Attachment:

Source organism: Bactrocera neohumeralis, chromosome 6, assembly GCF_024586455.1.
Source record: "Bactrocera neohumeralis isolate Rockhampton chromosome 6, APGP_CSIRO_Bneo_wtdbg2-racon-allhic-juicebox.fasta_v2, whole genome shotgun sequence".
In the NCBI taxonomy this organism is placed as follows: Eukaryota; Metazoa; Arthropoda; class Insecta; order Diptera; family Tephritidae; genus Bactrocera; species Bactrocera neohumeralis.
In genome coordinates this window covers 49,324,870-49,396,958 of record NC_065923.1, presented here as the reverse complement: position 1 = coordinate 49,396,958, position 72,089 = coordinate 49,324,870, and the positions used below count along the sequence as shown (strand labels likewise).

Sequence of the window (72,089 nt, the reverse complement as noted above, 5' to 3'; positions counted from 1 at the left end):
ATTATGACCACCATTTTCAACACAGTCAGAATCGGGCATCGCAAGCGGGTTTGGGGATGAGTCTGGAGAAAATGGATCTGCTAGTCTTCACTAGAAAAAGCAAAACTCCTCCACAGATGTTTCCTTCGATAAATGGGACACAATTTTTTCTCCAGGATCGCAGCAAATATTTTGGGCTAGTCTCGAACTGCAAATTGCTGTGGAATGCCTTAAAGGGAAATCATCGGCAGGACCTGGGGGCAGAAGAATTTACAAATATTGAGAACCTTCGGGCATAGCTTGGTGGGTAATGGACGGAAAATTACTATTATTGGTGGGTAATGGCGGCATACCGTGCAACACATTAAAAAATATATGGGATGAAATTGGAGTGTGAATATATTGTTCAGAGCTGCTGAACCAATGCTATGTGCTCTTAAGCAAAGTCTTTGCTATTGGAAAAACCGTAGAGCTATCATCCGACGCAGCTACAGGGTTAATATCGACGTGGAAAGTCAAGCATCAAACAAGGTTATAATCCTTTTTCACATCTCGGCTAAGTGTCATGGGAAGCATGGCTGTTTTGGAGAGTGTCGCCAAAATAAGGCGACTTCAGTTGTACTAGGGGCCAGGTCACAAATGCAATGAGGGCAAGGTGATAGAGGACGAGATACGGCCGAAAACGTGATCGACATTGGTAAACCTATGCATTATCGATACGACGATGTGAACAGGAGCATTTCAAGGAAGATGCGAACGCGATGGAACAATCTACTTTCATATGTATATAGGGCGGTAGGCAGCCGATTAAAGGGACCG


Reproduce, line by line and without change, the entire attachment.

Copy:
Source organism: Bactrocera neohumeralis, chromosome 6, assembly GCF_024586455.1.
Source record: "Bactrocera neohumeralis isolate Rockhampton chromosome 6, APGP_CSIRO_Bneo_wtdbg2-racon-allhic-juicebox.fasta_v2, whole genome shotgun sequence".
In the NCBI taxonomy this organism is placed as follows: Eukaryota; Metazoa; Arthropoda; class Insecta; order Diptera; family Tephritidae; genus Bactrocera; species Bactrocera neohumeralis.
In genome coordinates this window covers 49,324,870-49,396,958 of record NC_065923.1, presented here as the reverse complement: position 1 = coordinate 49,396,958, position 72,089 = coordinate 49,324,870, and the positions used below count along the sequence as shown (strand labels likewise).

Sequence of the window (72,089 nt, the reverse complement as noted above, 5' to 3'; positions counted from 1 at the left end):
ATTATGACCACCATTTTCAACACAGTCAGAATCGGGCATCGCAAGCGGGTTTGGGGATGAGTCTGGAGAAAATGGATCTGCTAGTCTTCACTAGAAAAAGCAAAACTCCTCCACAGATGTTTCCTTCGATAAATGGGACACAATTTTTTCTCCAGGATCGCAGCAAATATTTTGGGCTAGTCTCGAACTGCAAATTGCTGTGGAATGCCTTAAAGGGAAATCATCGGCAGGACCTGGGGGCAGAAGAATTTACAAATATTGAGAACCTTCGGGCATAGCTTGGTGGGTAATGGACGGAAAATTACTATTATTGGTGGGTAATGGCGGCATACCGTGCAACACATTAAAAAATATATGGGATGAAATTGGAGTGTGAATATATTGTTCAGAGCTGCTGAACCAATGCTATGTGCTCTTAAGCAAAGTCTTTGCTATTGGAAAAACCGTAGAGCTATCATCCGACGCAGCTACAGGGTTAATATCGACGTGGAAAGTCAAGCATCAAACAAGGTTATAATCCTTTTTCACATCTCGGCTAAGTGTCATGGGAAGCATGGCTGTTTTGGAGAGTGTCGCCAAAATAAGGCGACTTCAGTTGTACTAGGGGCCAGGTCACAAATGCAATGAGGGCAAGGTGATAGAGGACGAGATACGGCCGAAAACGTGATCGACATTGGTAAACCTATGCATTATCGATACGACGATGTGAACAGGAGCATTTCAAGGAAGATGCGAACGCGATGGAACAATCTACTTTCATATGTATATAGGGCGGTAGGCAGCCGATTAAAGGGACCG